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Ozzy Osbourne Interviewed, Not Using A Producer On New Album (7/21/2006)

Like the proverbial cockroach after the nuclear holocaust, veteran Black Sabbath vocalist and heavy-metal icon Ozzy Osbourne is indomitable.

Ozzy has survived 57 years of hard living; a 2003 wipe-out on an all-terrain vehicle on his estate in Buckinghamshire, England; his wife Sharon's 2002 bout with cancer; a home life that has been anything but quiet (as depicted on TV's "The Osbournes") and, now, 11 years of the daylong traveling rock tour Ozzfest.

This year, in order to spice up the venerable jaunt, Ozzy is performing in his solo guise on the smaller and rowdier second stage, as he gears up to release not one but two albums this fall. We spoke by phone from his English estate just before the tour started.

Q. Tell me about playing on the second stage, Ozzy.

A. Well, I'm trying to have fun, because the Sabbath thing came to an end. Initially, it was great, because I hadn't played with them, and a lot of people hadn't seen them. But I have to be honest: I wanted to do something different this year, from my own head. So my wife, she yells jump, and I do! But that's what I love doing.

So Sharon suggested the second stage to me, but Blasko from my band [Rob "Blasko" Nicholson], who was the bass player for Rob Zombie, said to me, "Get ready for the f---ing experience of your life, because it's like playing in a f---ing soup bowl!" With the main stage, I can't see anything except for the f---ing roof! I always wanted to get in the middle of the s---; I like being able to touch the kids, you know -- though I won't be doing any f---ing stage dives, so they should get that out of their heads!

But what else I'm doing right now is writing a new album -- two albums, actually. I have my own studio, a Pro Tools system in my guest house. We've got 24 backing tracks, and I have to sing the vocals, but it's been so long since I've done an album. [Guitarist] Zakk [Wylde] is on the album, and he's going to be on the tour.

Q. You're making two separate albums?

A. Yeah, it's two different albums. I'm not using a producer; I've got a good engineer, and I'm just telling him what I want. No arguing! Zakk is f---ing unbelievable, with riff after riff after riff. I like to do an album with a rocker, a ballad, an epic and some general Ozzy-type vibe songs.

Q. Ozzfest has been going for quite some time now.

A. I think it's the 12th year. [Note: It's actually the 11th.] Last year was a bad year for me, because I had done New York first, and I got this really bad chest infection. My lungs were full of crap, and it plagued me through the tour; my voice was going. But the thing about Ozzfest is that once you start the wheels rolling, you can't stop.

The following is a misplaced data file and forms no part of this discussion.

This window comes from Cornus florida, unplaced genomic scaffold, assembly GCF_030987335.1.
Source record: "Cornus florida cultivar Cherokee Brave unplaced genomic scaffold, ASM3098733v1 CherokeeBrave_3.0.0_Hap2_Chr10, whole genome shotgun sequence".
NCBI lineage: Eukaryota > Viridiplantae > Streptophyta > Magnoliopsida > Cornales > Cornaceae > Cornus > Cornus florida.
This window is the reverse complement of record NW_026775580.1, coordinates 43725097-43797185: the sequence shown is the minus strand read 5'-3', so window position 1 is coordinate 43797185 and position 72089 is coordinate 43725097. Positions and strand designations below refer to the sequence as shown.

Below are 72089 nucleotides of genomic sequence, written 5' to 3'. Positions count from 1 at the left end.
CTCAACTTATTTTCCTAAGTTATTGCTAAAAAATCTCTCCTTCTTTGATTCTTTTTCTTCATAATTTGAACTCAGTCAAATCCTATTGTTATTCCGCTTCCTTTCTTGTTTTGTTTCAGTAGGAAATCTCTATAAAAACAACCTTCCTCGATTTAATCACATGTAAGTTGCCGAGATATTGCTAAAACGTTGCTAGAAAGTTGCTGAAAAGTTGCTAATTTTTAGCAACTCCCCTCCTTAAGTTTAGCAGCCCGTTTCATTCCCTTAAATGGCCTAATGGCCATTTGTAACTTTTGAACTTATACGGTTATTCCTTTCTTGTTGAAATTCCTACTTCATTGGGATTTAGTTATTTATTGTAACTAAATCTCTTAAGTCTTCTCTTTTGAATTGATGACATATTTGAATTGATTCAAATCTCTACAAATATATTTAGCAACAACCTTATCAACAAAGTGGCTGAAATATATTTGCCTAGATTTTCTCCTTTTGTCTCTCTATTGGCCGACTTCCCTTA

Q. Did you ever think it would become as popular as it is?

A. Absolutely not! I'd say to Sharon, "Well, how long are you going to give it?" And she'd say, "Forever!" She'd sound like a f---ing tarot card reader, but I'd go out and think, "Oh, f--- me, it's going to go down the s---hole!" Then it got bigger and bigger, and now it's got its own steam. My wife is a force of nature -- she's my manager, and she knows what she's doing, but I haven't got a clue. Q. Well, you each have different talents. But you'll keep doing it as long as Sharon keeps saying that it works?

A. Yeah! I can hardly say it's a f---ing bad job, you know? I go out for a couple months every year, and I don't have to get up at 7 a.m., get into traffic and go to a job that I hate, working with someone that I hate, and I can't look at my wife until 6 p.m. I have a blessed life, and the audience has kept me there. I'm more than grateful.

When Sharon got sick, I wouldn't let anybody talk to me about cancer or anything -- it freaked me out! Then I went onstage in Denver, and I don't know what made me do this, but I said, "I've got some news from the home front: Sharon is kicking this cancer's ass!" And the whole f---ing arena went, "Yeah!" That's one thing about American people: They give you the support.

Q. Now you both have a second lease on life.

A. If you recover from a near-death experience like Sharon or myself, I suppose when you come out of it, you either go overboard with work, or you don't want to do anything. When I came off of the bike, I broke my neck, cracked my ribs, my lungs were full of blood, my heart stopped twice, I was in a coma for eight days and I just went, "I'm going home!" The doctors said, "You can't." And I said, "Watch me!" And I walked out.

On the tour, what my wife and I are doing -- we always drive everywhere. I said, "Why don't we just get a nice bus? We've never seen the Grand Canyon. There are all these things in America that we've never seen! The kids are all grown up, and we haven't spent much time together." So that was the idea.


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